Day 14: Albuquerque to Santa Fe, NM

67 miles, 4633 feet climbed

Today began with about 6 miles of steady elevation gains. A little downhill respite and then a continued climb to today’s SAG at the 32 mile mark. Melanie, having done a little shopping in Albuquerque, passed me before the SAG and stopped for a visit. Based upon nothing in particular, I’d assumed that New Mexico Route 14 was a canyon with narrow, twisty, roads. In fact, it was a four-lane road for the first half, narrowing to two lanes near and past Madrid, and then busy roads into Santa Fe. The terrain was more medium-sized valley than canyon.

Our hotel is located on the busiest street of all–Cerrillos Rd. It seemed as if the whole town was out in their cars. We arrived early enough that we had to wait for our rooms to be ready. This has generally been the case so far but, to be fair, we do seem to get in pretty early, usually before the normal 3 to 4 pm check-in times.

Postscript: With two rest days (due to the fire near Las Vegas–see my previous post), Melanie and I had more time to explore. We found Cafe Grazie, a short drive from our hotel, for dinner on Friday and returned again on Saturday because we liked our first meal so much. On Saturday we drove to Taos and had lunch at a diner north of the city center.

On the way back from Taos, instead of retracing our steps on the rather boring main highway, we drove the Taos Scenic Byway, which took us through some forested mountain roads to the east. At at least two places where the road forked, the option to go east was closed due to the fires threatening Las Vegas. It was more interesting and would’ve been quite fun in a sportier vehicle. On Sunday Melanie and I had lunch at the New York Deli Southside.

Finally, after seeing several riders using bone-conducting headphones, I picked up a pair, made by Shokz, at Best Buy. The transducers sit in front of your ear and do not block outside sounds. The sound is transmitted by vibrating the bones of the ear rather than through the air. Initial tests suggest that they will work well, both on the bike and for taking calls and zoom meetings (hopefully not for much longer). They won’t replace my custom molded in ear monitors for serious listening and knocking down the external noise on planes and trains but they are good for those other applications.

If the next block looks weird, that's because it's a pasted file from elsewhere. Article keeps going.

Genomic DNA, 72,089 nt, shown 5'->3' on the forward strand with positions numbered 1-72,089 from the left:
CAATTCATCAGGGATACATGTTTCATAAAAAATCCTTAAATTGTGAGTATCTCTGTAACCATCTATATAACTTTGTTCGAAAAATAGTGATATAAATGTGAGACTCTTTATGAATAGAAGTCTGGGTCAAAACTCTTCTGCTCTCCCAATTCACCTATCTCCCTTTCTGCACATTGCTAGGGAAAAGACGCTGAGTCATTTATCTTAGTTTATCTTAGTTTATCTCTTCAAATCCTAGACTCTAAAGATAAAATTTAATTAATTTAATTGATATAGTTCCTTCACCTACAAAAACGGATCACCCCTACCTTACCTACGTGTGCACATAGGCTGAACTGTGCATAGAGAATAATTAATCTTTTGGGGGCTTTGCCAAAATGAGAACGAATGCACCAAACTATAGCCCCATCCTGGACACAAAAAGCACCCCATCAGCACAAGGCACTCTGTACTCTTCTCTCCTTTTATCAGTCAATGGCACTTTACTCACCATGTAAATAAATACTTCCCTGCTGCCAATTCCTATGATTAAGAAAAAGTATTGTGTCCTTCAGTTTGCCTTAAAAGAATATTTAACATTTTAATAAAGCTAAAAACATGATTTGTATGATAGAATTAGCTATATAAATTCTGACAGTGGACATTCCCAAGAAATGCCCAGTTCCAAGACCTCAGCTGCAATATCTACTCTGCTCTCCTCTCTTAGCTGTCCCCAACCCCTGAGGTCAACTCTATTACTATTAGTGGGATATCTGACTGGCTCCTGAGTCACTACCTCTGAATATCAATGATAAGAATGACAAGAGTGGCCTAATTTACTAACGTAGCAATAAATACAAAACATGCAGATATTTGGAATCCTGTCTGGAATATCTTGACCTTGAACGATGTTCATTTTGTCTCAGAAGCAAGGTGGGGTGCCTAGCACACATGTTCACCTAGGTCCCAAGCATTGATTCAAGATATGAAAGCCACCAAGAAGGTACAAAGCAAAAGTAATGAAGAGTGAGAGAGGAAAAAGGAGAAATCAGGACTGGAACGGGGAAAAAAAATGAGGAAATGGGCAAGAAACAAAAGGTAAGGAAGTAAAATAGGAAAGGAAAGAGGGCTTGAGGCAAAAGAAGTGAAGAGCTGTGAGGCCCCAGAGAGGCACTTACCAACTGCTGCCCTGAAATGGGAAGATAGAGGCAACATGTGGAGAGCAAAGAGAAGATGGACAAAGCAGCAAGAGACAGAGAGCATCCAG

The back side of the Sandia Crest. Albuquerque is on the other side.

Heading toward Madrid

Looking to the south in Madrid. I had quite good gelato at the soda fountain in the last store.
Looking north in Madrid
A movie studio on the outskirts of Santa Fe. New Mexico has significant incentives for in-state filmmakers. The wife of the gentleman who checked out our rental car works in the industry as a credentials verifier. Even after a few Google searches, we’re still not sure exactly what that entails.

2 Replies to “Day 14: Albuquerque to Santa Fe, NM”

  1. A lot of History in that town. It’s the beginning of spreading the horse throughout the North American Indian tribes. Especially Apache, Comanche, Zuni, Arapaho, Souix, Pawnee, Kiowa, Arikaree, Blackfoot, Nez Pierce and ,Taos. They all began to act like bad ass biker gangs. Took place around 1680. After that the tribes and various mountain men began to use Santa Fe as a giant flee market for around 200 years. Spain and the horse. The Spaniards showed up around 1620. 3 years before the Pilgrims. Not a Turkey dinner. The local tribes converted to Catholicism at the point of a sword. This went on for 60 years. Then the tribes colluded and collaborated and drove the Spaniards out. But they left a huge herd of horses. The Indians went hummmmm. The Spaniards came back. However the Indians said, “not so fast.”The Spaniard took control of the local government but they really never had control again over the Indians again. The horse was bigger than the internet.

  2. Hi Paul, This is Gary who rode with you on ABB 2019 north across America. Reading your blog it seems like a pretty nice ride. Couldn’t believe it when you posted picture of Bob he is quite a biker 80plus and still going strong. Hope you continue to have descent weather and have a SAFE AND FUN TRIP. I will be following along.

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